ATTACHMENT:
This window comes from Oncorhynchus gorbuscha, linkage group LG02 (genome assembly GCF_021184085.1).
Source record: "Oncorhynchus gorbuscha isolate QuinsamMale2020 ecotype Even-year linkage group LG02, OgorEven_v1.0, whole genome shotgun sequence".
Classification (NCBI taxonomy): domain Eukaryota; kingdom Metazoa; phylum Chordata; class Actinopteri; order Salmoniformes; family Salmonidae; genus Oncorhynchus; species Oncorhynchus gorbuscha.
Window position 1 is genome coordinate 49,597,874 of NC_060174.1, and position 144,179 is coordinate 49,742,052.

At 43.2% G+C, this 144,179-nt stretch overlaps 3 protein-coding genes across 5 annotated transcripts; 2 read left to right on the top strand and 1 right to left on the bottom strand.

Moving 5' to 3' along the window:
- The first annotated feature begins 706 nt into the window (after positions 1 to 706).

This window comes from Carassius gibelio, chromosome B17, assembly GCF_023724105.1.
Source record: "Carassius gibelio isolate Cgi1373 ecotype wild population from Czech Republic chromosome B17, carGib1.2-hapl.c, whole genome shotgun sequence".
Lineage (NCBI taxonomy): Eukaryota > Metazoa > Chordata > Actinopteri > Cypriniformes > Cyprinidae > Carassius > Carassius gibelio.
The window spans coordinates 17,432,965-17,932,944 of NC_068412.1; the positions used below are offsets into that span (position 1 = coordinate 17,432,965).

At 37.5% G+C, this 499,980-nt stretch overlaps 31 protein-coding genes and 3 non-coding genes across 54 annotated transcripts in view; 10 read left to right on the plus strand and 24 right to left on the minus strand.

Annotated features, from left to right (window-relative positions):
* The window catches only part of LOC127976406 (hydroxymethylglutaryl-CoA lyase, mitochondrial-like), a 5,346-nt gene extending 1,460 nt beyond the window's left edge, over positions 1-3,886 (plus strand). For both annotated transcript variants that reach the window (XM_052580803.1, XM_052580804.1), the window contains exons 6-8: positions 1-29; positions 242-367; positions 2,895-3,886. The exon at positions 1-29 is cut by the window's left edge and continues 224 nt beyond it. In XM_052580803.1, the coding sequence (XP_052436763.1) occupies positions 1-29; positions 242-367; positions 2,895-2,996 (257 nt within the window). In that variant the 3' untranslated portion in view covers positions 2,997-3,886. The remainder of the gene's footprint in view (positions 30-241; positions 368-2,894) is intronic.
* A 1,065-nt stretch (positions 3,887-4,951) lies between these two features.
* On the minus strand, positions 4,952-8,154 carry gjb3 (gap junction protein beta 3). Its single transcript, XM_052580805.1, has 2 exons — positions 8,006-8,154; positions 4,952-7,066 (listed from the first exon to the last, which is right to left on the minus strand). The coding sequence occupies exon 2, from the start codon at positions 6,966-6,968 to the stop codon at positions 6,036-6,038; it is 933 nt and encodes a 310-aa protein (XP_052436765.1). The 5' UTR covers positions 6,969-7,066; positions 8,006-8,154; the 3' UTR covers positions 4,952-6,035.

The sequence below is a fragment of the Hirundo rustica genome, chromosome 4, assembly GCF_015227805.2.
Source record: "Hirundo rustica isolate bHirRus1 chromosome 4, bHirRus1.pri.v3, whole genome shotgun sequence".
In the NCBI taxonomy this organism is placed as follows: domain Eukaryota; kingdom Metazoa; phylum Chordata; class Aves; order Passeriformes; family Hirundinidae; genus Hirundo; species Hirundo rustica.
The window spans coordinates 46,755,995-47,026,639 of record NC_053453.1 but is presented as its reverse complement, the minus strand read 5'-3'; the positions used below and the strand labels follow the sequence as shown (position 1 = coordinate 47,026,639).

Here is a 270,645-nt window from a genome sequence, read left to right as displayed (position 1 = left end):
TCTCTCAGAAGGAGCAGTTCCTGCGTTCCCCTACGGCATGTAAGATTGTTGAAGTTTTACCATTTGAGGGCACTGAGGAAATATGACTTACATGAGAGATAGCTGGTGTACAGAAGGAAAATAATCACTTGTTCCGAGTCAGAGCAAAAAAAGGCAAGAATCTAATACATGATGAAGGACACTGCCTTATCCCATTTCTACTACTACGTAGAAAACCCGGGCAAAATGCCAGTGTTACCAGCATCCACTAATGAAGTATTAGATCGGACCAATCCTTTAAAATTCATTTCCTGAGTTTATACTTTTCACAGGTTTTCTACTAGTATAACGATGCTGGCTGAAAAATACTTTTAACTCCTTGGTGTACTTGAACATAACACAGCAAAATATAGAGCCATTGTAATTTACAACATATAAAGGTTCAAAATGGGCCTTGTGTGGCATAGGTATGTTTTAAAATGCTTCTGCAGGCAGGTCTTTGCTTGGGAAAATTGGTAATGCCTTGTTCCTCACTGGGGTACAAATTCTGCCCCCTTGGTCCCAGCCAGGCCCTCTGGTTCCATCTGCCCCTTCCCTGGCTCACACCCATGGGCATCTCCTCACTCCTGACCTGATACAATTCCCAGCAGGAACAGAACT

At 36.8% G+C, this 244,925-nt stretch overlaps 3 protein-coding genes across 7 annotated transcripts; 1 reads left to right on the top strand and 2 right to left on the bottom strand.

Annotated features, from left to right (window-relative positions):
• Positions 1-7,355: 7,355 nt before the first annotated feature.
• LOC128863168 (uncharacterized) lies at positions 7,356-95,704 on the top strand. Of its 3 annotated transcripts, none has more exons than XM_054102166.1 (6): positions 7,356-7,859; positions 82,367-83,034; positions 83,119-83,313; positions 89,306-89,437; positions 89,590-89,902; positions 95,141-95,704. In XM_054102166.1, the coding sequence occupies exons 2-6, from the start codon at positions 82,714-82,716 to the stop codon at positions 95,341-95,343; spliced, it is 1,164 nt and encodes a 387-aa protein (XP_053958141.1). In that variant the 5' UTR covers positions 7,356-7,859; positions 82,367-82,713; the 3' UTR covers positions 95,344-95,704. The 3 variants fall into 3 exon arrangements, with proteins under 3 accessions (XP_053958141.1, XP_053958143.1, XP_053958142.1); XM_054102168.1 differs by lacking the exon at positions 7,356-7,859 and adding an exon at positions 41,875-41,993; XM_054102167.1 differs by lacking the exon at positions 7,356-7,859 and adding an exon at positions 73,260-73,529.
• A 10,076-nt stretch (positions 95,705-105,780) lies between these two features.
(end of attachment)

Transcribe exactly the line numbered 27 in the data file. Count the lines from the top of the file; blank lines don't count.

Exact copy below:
• A 10,076-nt stretch (positions 95,705-105,780) lies between these two features.